Students in my class sit at a computer workstations situated around large round tables. There are 6 or 7 workstations per table, but my class has only 13 students, so space is never a problem. I expect them to log into their computer workstations and to open our course syllabus, a shared Google Document. Students engage in online activities via their workstation computers multiple times during every class session. They sometimes view additional material on the projection screen that may not be available on their own screens, although I’ve minimized instances when projection-screen-only material exists. I alternately sit or stand at the back of the room at the instructor computer, navigating various online resources, sit or stand at a portable highboy table that generally holds my text and notes, and walk around the classroom.

The first night of class, I walked the students through a rhetorical analysis of the classroom environment. This is something I’ve been doing with students since I taught high school English, and I’m always fascinated at the reaction to “reading” a room. In this case, our classroom is equipped with top-of-the-line technology (placement of the instructor console aside), painted attractively and professionally, not institutionally (dark-grained woodstain has that effect), brightly lit, and arranged for optimal online collaboration. Personal collaboration with those sitting within one or two seats of each other is also optimal, but the height of the iMac monitors makes cross-table collaboration (and, frankly, lecturing) almost impossible. Our analysis concluded that the room was designed with collaborative, computer-aided instructional experiences in mind. Its design and color match the other classrooms in the building, many of which are also computer classrooms or computer labs, and it fits into the small private liberal arts college oeuvre.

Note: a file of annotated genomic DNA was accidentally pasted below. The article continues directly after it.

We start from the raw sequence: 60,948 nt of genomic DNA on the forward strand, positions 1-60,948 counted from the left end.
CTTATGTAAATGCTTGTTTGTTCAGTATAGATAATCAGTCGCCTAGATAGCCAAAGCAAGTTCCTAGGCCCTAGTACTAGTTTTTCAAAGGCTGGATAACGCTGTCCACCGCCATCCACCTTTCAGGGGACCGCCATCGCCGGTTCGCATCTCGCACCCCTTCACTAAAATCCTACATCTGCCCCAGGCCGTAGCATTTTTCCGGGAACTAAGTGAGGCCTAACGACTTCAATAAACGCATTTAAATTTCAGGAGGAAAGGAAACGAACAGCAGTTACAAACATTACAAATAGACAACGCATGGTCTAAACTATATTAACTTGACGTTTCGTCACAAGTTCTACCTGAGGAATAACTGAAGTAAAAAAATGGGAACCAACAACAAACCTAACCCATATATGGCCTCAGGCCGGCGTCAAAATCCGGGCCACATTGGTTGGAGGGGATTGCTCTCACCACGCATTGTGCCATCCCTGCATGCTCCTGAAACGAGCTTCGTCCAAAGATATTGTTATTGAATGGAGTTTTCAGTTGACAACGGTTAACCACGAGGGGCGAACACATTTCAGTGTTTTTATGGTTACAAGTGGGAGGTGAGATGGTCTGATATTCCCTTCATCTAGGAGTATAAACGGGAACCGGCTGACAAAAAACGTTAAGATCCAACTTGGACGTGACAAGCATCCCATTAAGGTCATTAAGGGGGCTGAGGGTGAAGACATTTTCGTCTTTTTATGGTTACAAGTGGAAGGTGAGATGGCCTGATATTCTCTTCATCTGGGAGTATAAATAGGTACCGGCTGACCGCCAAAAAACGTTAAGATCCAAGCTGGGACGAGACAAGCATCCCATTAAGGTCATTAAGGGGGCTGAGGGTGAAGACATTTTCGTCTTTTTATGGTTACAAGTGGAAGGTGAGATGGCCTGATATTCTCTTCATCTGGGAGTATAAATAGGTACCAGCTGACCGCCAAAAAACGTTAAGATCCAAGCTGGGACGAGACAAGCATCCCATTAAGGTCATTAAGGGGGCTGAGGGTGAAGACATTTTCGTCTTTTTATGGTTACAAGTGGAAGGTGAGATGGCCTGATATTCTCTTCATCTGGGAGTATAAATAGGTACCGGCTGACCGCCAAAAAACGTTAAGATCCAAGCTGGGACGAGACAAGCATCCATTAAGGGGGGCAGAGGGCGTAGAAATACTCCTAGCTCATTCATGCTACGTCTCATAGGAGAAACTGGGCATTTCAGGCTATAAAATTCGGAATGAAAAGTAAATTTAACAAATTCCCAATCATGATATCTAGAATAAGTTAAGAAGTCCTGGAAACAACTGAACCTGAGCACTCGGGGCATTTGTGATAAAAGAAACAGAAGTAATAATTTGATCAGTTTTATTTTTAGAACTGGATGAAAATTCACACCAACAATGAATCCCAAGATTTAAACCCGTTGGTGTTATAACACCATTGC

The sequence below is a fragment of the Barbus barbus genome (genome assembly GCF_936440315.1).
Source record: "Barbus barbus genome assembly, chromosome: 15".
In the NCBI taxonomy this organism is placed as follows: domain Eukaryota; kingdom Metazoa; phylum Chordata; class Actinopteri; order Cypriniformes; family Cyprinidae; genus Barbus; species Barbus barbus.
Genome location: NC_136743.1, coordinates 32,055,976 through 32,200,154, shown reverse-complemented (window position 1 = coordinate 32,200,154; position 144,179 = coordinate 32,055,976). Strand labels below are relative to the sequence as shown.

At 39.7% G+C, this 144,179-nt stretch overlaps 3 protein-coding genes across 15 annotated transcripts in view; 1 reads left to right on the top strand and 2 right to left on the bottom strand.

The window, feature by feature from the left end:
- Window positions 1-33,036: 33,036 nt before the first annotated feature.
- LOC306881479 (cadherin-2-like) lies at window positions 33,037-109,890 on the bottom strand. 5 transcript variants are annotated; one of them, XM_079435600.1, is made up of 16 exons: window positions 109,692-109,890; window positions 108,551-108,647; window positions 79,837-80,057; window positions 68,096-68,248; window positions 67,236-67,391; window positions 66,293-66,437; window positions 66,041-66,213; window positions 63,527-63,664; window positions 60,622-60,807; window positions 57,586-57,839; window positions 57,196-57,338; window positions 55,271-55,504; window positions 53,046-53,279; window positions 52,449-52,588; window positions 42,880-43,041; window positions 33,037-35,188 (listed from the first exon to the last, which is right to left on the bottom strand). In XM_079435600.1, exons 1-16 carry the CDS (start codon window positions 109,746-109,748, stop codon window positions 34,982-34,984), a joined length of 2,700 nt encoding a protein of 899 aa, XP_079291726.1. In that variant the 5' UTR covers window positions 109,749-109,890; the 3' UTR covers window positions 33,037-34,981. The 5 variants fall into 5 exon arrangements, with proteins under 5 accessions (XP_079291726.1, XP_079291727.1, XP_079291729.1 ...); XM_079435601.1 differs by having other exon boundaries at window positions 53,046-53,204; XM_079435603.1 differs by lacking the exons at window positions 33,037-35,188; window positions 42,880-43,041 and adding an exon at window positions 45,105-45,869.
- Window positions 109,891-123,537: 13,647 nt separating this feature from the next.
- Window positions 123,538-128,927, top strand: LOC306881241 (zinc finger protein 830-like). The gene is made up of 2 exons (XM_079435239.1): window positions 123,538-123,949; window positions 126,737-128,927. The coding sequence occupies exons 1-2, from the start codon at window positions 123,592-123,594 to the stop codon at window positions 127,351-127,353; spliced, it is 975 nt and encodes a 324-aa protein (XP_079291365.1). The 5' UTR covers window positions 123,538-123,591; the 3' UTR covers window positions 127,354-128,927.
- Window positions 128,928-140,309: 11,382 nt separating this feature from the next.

classroom ecology map

Affordance Map of the Ecology of my ENGL 201U classroom at the University of Richmond.

That’s our learning environment. Following Bateson’s (1972/1987) logic, the classroom environment is an ecological unit, a distributed intelligence, that works together toward learning. Individuals cannot and should not be separated from the collective in this environment; the environment itself affords distributed, collaborative learning (p. 470). The affordances of the environment can be mapped among students and their interactions with technology, instructor, text, and furnishings.

iMacs afford students “trace-making” abilities (Gibson, 1979/1986) that enable them to participate in instructional activities by writing answers in Google Drive. iMacs also enable them to collaborate in peer reading sessions and to provide meaningful written feedback to one another. These affordances are often combined with the affordances of clear instructions, models for writing, and learning activities found in their textbooks. Textbooks also afford homework and portfolio project assignments, significant aspects of the course.